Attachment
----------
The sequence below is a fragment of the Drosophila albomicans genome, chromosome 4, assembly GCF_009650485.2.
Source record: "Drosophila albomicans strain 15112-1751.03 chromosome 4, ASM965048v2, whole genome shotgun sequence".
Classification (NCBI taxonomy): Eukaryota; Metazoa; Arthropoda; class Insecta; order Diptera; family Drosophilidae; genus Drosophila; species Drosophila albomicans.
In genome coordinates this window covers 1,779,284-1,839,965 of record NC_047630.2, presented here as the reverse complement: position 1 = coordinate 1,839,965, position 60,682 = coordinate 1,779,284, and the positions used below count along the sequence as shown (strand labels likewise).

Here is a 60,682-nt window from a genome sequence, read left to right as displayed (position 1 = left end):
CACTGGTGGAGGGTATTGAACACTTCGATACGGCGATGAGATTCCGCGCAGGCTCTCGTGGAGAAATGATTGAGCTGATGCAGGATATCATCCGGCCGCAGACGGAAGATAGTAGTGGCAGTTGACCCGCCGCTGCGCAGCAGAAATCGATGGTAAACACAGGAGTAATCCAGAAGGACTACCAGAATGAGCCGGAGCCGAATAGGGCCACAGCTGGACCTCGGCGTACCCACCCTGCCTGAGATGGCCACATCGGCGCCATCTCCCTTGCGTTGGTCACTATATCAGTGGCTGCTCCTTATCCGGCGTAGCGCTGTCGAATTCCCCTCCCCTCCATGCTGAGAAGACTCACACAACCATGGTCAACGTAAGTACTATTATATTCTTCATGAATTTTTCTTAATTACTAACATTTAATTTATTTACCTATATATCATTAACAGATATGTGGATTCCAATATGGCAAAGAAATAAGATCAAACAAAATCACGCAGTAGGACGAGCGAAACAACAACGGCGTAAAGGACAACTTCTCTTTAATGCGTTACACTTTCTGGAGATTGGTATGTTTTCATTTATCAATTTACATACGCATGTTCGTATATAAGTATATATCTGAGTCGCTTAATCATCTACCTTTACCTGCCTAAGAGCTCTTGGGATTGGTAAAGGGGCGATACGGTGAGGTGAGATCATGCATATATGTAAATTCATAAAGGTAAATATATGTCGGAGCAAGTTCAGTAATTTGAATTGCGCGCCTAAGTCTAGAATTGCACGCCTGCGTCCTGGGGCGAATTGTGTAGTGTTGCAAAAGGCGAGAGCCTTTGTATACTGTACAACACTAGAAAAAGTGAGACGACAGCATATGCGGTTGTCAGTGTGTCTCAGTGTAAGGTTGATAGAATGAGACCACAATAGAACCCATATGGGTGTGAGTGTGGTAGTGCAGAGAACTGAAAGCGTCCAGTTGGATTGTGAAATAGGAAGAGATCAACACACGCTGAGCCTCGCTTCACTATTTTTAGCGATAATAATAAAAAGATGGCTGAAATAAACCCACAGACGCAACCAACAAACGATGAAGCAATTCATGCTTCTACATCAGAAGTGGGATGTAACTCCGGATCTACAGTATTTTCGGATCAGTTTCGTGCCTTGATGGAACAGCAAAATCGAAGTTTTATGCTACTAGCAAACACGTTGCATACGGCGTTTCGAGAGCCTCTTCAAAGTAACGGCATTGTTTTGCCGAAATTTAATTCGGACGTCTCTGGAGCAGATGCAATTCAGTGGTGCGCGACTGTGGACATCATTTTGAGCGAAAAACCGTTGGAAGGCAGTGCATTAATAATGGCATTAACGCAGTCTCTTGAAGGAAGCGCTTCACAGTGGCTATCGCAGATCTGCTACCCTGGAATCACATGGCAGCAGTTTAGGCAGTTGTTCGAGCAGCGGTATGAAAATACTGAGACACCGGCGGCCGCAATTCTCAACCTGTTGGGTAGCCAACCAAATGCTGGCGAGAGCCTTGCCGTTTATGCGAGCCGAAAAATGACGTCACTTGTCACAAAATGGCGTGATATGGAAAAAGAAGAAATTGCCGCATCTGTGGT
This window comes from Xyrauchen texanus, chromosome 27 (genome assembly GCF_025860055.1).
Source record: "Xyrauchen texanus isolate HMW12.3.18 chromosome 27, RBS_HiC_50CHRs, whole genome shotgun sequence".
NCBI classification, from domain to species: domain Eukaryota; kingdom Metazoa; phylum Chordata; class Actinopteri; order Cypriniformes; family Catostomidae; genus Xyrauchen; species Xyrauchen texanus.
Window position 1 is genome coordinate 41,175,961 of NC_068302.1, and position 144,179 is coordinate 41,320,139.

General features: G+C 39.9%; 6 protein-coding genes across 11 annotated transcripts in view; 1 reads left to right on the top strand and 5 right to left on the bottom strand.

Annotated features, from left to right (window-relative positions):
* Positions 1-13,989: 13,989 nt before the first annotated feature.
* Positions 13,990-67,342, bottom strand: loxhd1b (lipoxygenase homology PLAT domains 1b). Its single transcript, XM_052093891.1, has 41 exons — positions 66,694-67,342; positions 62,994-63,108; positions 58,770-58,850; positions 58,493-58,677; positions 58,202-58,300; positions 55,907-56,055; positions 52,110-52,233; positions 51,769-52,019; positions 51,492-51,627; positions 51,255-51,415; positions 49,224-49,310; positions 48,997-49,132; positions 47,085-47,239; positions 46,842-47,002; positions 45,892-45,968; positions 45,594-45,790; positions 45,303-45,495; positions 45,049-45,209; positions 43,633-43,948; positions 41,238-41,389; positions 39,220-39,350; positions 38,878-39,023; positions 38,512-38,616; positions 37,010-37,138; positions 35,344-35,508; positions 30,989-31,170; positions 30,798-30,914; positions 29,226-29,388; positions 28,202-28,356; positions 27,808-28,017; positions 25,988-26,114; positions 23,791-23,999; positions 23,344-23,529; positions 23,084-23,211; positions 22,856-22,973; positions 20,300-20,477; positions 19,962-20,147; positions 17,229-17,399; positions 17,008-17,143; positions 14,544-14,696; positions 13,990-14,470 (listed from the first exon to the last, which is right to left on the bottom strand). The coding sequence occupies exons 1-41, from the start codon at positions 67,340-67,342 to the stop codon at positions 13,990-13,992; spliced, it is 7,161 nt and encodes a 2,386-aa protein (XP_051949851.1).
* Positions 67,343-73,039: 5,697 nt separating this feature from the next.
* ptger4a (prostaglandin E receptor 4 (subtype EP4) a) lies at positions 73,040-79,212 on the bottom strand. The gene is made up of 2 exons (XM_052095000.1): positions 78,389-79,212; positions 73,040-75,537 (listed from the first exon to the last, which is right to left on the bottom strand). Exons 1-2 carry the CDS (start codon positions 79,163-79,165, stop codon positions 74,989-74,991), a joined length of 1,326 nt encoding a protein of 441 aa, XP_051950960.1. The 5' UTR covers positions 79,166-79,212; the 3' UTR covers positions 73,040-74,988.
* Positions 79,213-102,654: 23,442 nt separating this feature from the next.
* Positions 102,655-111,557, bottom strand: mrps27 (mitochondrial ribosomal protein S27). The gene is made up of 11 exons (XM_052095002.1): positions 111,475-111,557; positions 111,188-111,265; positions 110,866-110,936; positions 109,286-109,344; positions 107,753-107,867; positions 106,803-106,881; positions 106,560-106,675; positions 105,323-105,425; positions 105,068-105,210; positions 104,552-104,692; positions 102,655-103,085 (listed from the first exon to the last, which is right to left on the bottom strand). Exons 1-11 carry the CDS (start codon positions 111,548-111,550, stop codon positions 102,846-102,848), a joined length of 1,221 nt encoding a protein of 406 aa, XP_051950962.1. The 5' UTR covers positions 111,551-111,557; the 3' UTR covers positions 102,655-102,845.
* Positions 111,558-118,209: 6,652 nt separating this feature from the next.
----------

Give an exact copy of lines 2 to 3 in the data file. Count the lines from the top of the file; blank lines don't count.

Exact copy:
Source record: "Drosophila albomicans strain 15112-1751.03 chromosome 4, ASM965048v2, whole genome shotgun sequence".
Classification (NCBI taxonomy): Eukaryota; Metazoa; Arthropoda; class Insecta; order Diptera; family Drosophilidae; genus Drosophila; species Drosophila albomicans.